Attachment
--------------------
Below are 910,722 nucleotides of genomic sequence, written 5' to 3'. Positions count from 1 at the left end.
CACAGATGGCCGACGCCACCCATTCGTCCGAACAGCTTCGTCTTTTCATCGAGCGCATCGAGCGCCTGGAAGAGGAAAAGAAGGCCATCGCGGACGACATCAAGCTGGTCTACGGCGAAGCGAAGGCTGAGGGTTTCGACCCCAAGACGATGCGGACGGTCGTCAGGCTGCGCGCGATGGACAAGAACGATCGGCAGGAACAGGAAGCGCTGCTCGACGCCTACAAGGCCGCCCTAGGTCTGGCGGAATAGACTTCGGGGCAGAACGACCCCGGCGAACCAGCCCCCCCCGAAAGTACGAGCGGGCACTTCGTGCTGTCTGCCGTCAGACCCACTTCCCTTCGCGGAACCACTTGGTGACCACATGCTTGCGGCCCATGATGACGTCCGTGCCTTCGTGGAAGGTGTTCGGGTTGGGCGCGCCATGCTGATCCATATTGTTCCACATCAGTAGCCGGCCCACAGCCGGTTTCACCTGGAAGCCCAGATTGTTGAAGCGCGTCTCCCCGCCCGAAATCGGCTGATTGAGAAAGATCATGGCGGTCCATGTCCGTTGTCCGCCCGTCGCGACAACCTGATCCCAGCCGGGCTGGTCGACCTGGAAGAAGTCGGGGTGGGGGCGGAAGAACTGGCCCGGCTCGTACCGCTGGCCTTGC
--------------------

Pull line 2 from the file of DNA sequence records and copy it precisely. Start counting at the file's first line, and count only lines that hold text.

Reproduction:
CACAGATGGCCGACGCCACCCATTCGTCCGAACAGCTTCGTCTTTTCATCGAGCGCATCGAGCGCCTGGAAGAGGAAAAGAAGGCCATCGCGGACGACATCAAGCTGGTCTACGGCGAAGCGAAGGCTGAGGGTTTCGACCCCAAGACGATGCGGACGGTCGTCAGGCTGCGCGCGATGGACAAGAACGATCGGCAGGAACAGGAAGCGCTGCTCGACGCCTACAAGGCCGCCCTAGGTCTGGCGGAATAGACTTCGGGGCAGAACGACCCCGGCGAACCAGCCCCCCCCGAAAGTACGAGCGGGCACTTCGTGCTGTCTGCCGTCAGACCCACTTCCCTTCGCGGAACCACTTGGTGACCACATGCTTGCGGCCCATGATGACGTCCGTGCCTTCGTGGAAGGTGTTCGGGTTGGGCGCGCCATGCTGATCCATATTGTTCCACATCAGTAGCCGGCCCACAGCCGGTTTCACCTGGAAGCCCAGATTGTTGAAGCGCGTCTCCCCGCCCGAAATCGGCTGATTGAGAAAGATCATGGCGGTCCATGTCCGTTGTCCGCCCGTCGCGACAACCTGATCCCAGCCGGGCTGGTCGACCTGGAAGAAGTCGGGGTGGGGGCGGAAGAACTGGCCCGGCTCGTACCGCTGGCCTTGC